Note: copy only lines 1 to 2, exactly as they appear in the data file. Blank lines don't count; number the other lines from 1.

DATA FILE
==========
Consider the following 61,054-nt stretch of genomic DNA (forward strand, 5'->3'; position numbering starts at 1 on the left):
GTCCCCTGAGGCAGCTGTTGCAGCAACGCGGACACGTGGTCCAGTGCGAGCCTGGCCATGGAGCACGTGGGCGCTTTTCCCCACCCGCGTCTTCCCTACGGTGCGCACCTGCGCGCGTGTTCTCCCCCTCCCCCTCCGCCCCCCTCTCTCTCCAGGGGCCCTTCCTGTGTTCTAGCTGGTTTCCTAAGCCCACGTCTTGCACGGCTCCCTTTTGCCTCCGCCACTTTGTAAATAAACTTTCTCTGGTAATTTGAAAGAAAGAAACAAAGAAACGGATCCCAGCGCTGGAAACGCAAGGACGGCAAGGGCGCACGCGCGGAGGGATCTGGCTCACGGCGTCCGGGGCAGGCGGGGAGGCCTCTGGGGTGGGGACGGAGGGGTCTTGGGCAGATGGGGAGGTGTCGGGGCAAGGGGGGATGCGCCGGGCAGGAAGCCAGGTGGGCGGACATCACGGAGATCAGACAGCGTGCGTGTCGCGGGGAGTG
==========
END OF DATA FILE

Consider the following 61,054-nt stretch of genomic DNA (forward strand, 5'->3'; position numbering starts at 1 on the left):
GTCCCCTGAGGCAGCTGTTGCAGCAACGCGGACACGTGGTCCAGTGCGAGCCTGGCCATGGAGCACGTGGGCGCTTTTCCCCACCCGCGTCTTCCCTACGGTGCGCACCTGCGCGCGTGTTCTCCCCCTCCCCCTCCGCCCCCCTCTCTCTCCAGGGGCCCTTCCTGTGTTCTAGCTGGTTTCCTAAGCCCACGTCTTGCACGGCTCCCTTTTGCCTCCGCCACTTTGTAAATAAACTTTCTCTGGTAATTTGAAAGAAAGAAACAAAGAAACGGATCCCAGCGCTGGAAACGCAAGGACGGCAAGGGCGCACGCGCGGAGGGATCTGGCTCACGGCGTCCGGGGCAGGCGGGGAGGCCTCTGGGGTGGGGACGGAGGGGTCTTGGGCAGATGGGGAGGTGTCGGGGCAAGGGGGGATGCGCCGGGCAGGAAGCCAGGTGGGCGGACATCACGGAGATCAGACAGCGTGCGTGTCGCGGGGAGTG